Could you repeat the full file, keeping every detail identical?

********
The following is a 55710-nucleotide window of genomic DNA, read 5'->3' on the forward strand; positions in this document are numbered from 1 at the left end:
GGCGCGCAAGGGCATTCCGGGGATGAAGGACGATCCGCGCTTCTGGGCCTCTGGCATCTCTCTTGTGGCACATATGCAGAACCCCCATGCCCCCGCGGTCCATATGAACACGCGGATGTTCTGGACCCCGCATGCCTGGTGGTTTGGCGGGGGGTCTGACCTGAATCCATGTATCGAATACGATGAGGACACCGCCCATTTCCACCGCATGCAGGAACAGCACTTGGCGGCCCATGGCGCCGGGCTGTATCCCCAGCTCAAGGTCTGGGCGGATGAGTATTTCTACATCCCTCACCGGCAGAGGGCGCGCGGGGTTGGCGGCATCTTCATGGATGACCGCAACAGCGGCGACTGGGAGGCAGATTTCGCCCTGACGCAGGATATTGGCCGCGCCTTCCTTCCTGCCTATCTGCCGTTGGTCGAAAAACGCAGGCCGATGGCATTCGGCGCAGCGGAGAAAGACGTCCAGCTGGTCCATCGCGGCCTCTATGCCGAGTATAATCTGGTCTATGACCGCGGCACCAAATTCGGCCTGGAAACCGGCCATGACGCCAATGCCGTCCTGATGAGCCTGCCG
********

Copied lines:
The following is a 55710-nucleotide window of genomic DNA, read 5'->3' on the forward strand; positions in this document are numbered from 1 at the left end:
GGCGCGCAAGGGCATTCCGGGGATGAAGGACGATCCGCGCTTCTGGGCCTCTGGCATCTCTCTTGTGGCACATATGCAGAACCCCCATGCCCCCGCGGTCCATATGAACACGCGGATGTTCTGGACCCCGCATGCCTGGTGGTTTGGCGGGGGGTCTGACCTGAATCCATGTATCGAATACGATGAGGACACCGCCCATTTCCACCGCATGCAGGAACAGCACTTGGCGGCCCATGGCGCCGGGCTGTATCCCCAGCTCAAGGTCTGGGCGGATGAGTATTTCTACATCCCTCACCGGCAGAGGGCGCGCGGGGTTGGCGGCATCTTCATGGATGACCGCAACAGCGGCGACTGGGAGGCAGATTTCGCCCTGACGCAGGATATTGGCCGCGCCTTCCTTCCTGCCTATCTGCCGTTGGTCGAAAAACGCAGGCCGATGGCATTCGGCGCAGCGGAGAAAGACGTCCAGCTGGTCCATCGCGGCCTCTATGCCGAGTATAATCTGGTCTATGACCGCGGCACCAAATTCGGCCTGGAAACCGGCCATGACGCCAATGCCGTCCTGATGAGCCTGCCG